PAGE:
The Two D-Day’s of Sex Addiction
"To do anything in this world worth doing, we must not stand back shivering and thinking of the cold and danger, but jump in, and scramble through as well as we can." -Sydney Smith
D-Day. The mention of D-Day usually conjures up the invasion of the Normandy Beaches on June 6, 1944, bloody battles that ensued, and ultimately liberation from German occupation during World War II. In Sex Addiction treatment with addicts, spouses, and couples that I sit with, we sometimes refer to two D-days. The first D-Day we refer to as “Discovery Day”. The second D-Day is “Disclosure Day”.
The Discovery Day, in my mind parallels the initial invasion. The D-Day invasion in 1944 involved 5,000 ships carrying men and vehicles across the English Channel, 800 planes that dropped over 13,000 men in parachutes, and 300 planes that dropped bombs on German troops that defended the beaches. The result was 100,000 Allied troops made it to shore that day. I wish no disrespect to those who physically endured the battle of WW II, but in my mind of sitting with couples in sex addiction, there is a metaphorical parallel. Can you imagine the power of this assault? When discovery happens for the spouse there is an invasion. Life, as they knew or thought it to be, changes in an instant. PTSD from the trauma continues as they lose so much in the transaction of the discovery invasion. The spouse of the addict loses their way, their orientation to life, and the things they thought that were, aren’t. They lose the feelings of specialness to their spouse that was felt in the marriage. It is a betrayal like no other. For the addict there are casualties, as well. The addict is often caught by a surprise attack. They are left to defend the territory of addiction. They are lost in a world of disorientation from the occupation of the addiction and the shame of being discovered. It is a difficult labyrinth for both sides of the war at this point. I have both spouses and addicts contact me in the aftermath of discovery. I can assure you it is painful and the wounds are severe for both soldiers in the opposing armies.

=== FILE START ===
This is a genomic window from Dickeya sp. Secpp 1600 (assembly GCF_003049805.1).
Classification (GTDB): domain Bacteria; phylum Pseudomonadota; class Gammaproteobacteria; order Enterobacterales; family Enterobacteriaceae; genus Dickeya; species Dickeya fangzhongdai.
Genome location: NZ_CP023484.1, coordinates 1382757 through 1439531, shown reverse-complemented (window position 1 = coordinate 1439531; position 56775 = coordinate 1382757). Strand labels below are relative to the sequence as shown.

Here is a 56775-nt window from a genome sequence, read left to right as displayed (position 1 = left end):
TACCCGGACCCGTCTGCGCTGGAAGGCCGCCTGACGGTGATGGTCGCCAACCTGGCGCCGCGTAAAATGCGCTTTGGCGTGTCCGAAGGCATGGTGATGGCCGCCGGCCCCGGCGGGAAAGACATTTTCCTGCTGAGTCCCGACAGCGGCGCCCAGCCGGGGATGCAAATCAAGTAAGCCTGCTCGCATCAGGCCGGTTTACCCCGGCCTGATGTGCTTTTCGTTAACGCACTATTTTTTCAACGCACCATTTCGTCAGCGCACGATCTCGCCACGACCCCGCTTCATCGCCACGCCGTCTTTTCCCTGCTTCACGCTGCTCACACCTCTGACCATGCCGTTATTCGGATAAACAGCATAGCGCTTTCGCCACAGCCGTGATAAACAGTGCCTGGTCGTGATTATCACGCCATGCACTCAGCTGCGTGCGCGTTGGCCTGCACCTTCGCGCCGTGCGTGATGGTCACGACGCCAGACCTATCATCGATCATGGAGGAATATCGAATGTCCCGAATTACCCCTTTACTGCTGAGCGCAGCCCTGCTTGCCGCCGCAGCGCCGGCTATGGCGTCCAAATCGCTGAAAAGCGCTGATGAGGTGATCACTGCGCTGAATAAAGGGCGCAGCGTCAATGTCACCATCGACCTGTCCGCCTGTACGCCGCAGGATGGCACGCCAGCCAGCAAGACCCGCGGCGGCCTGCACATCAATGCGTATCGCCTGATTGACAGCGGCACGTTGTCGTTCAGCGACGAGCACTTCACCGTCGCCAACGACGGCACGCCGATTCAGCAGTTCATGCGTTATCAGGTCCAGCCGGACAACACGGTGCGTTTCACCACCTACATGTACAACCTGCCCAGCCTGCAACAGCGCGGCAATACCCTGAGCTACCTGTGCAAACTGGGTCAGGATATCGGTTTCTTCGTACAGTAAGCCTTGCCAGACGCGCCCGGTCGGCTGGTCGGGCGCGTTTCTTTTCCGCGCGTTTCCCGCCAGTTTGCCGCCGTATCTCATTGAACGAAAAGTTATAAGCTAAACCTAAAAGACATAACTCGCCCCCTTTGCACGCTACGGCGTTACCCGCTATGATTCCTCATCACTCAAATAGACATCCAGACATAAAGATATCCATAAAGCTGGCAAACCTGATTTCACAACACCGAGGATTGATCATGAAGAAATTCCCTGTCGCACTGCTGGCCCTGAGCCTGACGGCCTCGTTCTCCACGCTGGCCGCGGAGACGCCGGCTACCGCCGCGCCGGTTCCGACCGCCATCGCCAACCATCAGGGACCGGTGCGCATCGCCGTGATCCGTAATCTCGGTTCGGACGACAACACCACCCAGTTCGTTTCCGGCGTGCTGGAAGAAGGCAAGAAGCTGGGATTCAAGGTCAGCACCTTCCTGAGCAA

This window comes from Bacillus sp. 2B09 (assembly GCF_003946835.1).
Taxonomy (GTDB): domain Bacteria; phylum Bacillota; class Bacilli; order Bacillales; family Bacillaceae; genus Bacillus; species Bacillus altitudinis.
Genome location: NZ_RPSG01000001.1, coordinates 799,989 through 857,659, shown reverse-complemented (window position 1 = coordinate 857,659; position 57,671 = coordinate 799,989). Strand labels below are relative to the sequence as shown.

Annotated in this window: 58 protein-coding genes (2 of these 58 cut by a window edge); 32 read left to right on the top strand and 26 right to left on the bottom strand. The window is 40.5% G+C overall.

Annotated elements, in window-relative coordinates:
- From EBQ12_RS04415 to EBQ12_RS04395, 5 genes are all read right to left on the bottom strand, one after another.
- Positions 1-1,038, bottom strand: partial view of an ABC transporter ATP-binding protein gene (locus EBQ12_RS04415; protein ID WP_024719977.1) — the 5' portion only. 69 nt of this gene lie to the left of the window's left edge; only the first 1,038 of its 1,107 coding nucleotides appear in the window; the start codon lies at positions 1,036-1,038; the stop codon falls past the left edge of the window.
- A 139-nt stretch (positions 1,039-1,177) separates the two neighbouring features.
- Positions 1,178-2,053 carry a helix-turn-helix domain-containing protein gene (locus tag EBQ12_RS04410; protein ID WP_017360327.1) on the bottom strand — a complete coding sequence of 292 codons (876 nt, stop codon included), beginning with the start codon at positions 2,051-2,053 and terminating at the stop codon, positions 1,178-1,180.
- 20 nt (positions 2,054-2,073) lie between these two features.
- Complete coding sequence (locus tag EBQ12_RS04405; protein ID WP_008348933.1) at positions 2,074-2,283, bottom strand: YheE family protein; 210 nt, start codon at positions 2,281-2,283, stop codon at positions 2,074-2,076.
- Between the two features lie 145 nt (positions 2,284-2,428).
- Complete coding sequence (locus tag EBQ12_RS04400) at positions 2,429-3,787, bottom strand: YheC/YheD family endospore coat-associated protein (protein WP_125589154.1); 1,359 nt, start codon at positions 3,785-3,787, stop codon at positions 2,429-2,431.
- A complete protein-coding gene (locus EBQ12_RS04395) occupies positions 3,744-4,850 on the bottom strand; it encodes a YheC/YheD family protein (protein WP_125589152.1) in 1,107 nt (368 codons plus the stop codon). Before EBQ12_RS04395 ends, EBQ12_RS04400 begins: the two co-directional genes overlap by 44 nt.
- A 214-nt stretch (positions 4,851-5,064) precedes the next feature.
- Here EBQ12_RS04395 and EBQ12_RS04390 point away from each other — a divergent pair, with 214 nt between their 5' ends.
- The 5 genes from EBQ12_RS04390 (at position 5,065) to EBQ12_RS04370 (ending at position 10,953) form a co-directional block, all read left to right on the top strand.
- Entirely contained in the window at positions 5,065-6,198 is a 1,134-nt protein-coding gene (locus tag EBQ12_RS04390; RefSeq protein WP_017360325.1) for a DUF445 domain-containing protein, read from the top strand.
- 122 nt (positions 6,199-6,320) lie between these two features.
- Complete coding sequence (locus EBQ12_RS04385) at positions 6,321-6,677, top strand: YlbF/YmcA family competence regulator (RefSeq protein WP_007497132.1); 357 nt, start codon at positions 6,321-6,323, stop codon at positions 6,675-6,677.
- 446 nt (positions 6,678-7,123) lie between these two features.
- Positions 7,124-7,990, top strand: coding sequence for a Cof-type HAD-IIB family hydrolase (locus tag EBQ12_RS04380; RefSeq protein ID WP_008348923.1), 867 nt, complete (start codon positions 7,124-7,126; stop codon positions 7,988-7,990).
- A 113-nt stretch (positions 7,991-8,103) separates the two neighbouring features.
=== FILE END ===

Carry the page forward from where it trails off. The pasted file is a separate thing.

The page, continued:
Scholars of WWII note that D-Day probably referred to Decision Day. The success of the campaign of 1944 involved pushing the front of the occupied forces back after the initial invasion. The Second D-Day of sex addiction is Disclosure Day. Disclosure Day has the possibility of the same purpose. The success in sex addiction treatment also involves pushing the front of addiction back so the occupation of addiction no longer continues. Disclosure has the potential to create liberation for the addict and possibly the relationship. It certainly helps to begin pushing the fronts of addiction back so that freedom from living in the occupation of addiction can begin. Disclosure helps the addict begin to reduce shame, shed long-held secrets which feed a shame spiral that feed addiction, and liberate one to a life of living transparently. For the spouse, disclosure helps them understand what has been long-held in secret behind the front. They can decide if they wish to work on the relationship after they hear what the addict has had to say. Disclosure can lay the foundation for a new foundation of intimacy in a relationship.
Disclosure is not for everyone, but it is highly recommended for most treatment plans. Disclosure is not recommended until sobriety is established to give the addict a chance to gain his bearings, develop a supportive network to deal with shame, and give a full account of acting out from a sober mind. Disclosure is not just coming clean in confession after the discovery. Disclosure must be planned and executed as carefully as the Normandy Invasion was planned for. To haphazardly just rush in could be disastrous for the campaign of winning the war. Disclosure should be done purposefully with the skill of trained therapists with experience of how to structure disclosure for the maximum chance of success. Certified Sex Addiction Therapists (CSAT’s) are uniquely trained in facilitating disclosure processes.
Wars rage on when both sides fight for an impossible ideal. Sometimes when one retreats from an ideal it gives the opposing army a chance to re-evaluate. For healing with couples and sex addiction treatment, we have to arrest the addiction first. Everyone must look at how they engaged in the battle previous to discovery. Addiction has raged for a variety of reasons that must be addressed. Couples need to be helped with how to put down their weapons. They need help to assess their wounds, and evaluate the ideals that are worth fighting for. They need to negotiate openly post-disclosure rather than be on the attack. Recovery is a process of new skills, new boundaries on the frontier, and new ways of empowering oneself. It can be very liberating for all.